In a scorching commentary supporting the ruling, The National Review Online said the investigation of alleged violations was nothing short of a “witch hunt” perpetrated by state Democrats. A report in the Wisconsin State Journal noted that the Wisconsin court’s majority described the investigation as a “dragnet” involving “highly publicized raids” of private homes.
But a piece in the LaCrosse Tribune focused on the failure of several state Supreme Court justices to recuse themselves, although they had benefited from millions of dollars in campaign spending by the same conservative groups at the center of the case. Prosecutors might have the option to appeal the ruling in federal court, the Tribune suggested, citing legal experts who named the U.S. Supreme Court’s 2009 ruling in the landmark Caperton case as a possible precedent.
In the same Tribune piece a conservative legal scholar disagreed, noting that “if elected judges had to recuse themselves from cases involving groups that donate to their campaigns, then so would judges who were targets of campaign spending,” according to the report. Rick Esenberg of the Wisconsin Institute for Law and Liberty told the paper that if a broad view of the Caperton decision were adopted, “‘it’s basically impossible to have judicial elections’ because there will always be an array of political parties supporting or opposing judges.”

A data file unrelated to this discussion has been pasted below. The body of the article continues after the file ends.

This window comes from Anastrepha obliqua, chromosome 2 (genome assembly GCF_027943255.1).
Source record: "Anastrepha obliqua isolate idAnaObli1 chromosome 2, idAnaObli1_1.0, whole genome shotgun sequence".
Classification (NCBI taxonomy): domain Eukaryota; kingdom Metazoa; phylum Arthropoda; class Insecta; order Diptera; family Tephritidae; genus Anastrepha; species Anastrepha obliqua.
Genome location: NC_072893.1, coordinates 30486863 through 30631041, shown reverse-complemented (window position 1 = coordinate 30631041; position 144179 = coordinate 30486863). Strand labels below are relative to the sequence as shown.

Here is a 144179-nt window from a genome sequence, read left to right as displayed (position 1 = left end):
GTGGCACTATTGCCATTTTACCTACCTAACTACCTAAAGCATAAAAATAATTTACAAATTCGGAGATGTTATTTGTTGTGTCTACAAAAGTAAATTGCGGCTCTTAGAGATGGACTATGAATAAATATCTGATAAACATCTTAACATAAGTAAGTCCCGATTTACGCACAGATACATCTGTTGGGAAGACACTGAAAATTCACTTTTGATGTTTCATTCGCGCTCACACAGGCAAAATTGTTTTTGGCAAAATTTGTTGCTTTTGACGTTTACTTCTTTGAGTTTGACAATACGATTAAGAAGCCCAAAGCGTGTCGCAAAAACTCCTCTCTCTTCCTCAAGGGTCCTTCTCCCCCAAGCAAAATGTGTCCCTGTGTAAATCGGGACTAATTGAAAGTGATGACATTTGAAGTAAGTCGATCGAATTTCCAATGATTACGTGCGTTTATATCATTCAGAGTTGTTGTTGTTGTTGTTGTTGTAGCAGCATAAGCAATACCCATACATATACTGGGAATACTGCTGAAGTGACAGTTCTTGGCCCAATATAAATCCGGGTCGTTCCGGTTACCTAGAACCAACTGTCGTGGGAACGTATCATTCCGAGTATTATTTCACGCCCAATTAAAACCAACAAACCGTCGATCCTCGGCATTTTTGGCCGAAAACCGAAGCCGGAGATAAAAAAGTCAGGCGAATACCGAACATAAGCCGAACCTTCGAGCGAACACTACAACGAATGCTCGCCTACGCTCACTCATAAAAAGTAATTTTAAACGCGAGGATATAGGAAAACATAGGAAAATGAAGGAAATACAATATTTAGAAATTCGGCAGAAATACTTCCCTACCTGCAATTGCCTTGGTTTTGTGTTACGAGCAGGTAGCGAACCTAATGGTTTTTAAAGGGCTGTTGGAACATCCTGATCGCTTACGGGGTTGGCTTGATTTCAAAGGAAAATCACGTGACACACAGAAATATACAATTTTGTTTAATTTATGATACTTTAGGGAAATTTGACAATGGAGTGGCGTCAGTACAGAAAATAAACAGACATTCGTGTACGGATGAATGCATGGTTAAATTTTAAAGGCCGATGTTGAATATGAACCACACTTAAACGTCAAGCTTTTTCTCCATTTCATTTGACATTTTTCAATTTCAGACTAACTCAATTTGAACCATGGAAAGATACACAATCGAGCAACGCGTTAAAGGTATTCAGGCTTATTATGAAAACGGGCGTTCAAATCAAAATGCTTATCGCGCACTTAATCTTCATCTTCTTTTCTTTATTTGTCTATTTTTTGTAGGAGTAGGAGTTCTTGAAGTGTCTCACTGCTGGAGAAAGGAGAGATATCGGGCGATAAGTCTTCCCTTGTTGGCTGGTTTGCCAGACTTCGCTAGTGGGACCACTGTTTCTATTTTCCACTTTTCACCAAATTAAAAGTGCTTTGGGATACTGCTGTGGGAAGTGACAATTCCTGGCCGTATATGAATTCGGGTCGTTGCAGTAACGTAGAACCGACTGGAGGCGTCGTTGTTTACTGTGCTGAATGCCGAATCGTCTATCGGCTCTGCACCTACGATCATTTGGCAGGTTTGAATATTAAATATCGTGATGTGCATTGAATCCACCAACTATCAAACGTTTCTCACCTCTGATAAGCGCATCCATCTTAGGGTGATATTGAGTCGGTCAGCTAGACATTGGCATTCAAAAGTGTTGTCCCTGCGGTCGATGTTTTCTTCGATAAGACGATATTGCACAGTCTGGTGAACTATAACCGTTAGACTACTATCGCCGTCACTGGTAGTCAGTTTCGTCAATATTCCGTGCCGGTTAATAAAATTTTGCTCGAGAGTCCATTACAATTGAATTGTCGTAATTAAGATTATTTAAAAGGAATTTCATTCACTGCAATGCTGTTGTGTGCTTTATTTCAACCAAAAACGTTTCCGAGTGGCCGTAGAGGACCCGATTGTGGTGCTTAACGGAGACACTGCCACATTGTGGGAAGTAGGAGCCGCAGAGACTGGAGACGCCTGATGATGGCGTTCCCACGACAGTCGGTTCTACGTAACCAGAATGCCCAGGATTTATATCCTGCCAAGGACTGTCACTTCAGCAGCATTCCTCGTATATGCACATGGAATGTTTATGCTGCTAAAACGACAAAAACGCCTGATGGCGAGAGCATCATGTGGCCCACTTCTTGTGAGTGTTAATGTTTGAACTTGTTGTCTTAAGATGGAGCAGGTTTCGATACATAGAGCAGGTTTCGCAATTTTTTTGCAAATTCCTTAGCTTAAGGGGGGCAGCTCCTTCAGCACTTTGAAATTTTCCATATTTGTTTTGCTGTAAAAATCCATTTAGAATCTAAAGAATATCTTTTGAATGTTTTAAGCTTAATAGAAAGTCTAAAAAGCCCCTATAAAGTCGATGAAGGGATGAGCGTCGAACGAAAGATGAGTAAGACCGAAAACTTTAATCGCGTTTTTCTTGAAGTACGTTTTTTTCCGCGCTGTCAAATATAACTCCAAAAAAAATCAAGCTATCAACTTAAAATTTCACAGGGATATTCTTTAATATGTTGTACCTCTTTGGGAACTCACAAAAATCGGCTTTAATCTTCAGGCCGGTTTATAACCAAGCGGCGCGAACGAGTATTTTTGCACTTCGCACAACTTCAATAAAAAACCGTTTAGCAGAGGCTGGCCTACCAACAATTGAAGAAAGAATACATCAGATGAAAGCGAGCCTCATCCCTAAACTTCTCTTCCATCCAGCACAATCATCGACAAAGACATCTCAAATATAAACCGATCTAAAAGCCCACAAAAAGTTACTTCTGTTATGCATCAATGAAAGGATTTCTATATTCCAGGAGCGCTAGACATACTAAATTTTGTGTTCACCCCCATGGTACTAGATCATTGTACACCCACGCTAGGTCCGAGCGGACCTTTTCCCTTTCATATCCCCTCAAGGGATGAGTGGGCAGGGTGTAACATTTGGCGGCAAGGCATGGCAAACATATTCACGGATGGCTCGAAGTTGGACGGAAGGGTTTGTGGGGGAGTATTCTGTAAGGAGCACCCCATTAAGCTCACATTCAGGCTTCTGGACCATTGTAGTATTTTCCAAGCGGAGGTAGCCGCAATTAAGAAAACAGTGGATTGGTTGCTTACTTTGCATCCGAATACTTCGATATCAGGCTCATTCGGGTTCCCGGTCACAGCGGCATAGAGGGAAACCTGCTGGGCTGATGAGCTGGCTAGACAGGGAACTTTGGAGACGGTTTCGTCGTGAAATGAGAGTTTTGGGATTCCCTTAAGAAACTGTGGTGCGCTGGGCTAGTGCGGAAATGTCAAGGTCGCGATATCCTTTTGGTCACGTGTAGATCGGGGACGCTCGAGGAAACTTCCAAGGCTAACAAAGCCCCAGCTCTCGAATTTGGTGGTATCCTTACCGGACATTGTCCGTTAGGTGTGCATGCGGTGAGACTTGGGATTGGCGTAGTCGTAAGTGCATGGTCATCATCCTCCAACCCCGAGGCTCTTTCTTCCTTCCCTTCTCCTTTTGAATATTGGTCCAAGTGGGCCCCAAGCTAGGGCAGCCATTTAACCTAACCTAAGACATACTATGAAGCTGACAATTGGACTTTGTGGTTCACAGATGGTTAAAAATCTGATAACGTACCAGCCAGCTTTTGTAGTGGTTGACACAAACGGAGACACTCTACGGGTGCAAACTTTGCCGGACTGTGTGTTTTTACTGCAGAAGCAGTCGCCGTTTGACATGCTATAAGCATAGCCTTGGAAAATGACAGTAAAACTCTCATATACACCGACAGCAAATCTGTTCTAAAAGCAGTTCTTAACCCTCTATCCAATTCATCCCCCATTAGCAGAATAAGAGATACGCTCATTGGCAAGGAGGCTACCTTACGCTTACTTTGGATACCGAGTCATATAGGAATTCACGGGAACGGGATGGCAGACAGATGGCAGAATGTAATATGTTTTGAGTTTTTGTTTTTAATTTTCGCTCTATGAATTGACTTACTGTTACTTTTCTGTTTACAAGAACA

Judge JoAnn Kloppenburg of Wisconsin’s Court of Appeals, who was narrowly defeated in 2011 for a high court seat by incumbent Justice David Prosser, announced on Friday she will run for the high court again.
She will seek in 2016 the seat currently held by Justice N. Patrick Crooks, the Milwaukee Journal Sentinel reported. It is not certain whether Justice Crooks, who is 77, will run for another 10-year term. He told colleagues last year he would not run, but he said in an interview this year he was considering seeking re-election and would decide by this fall.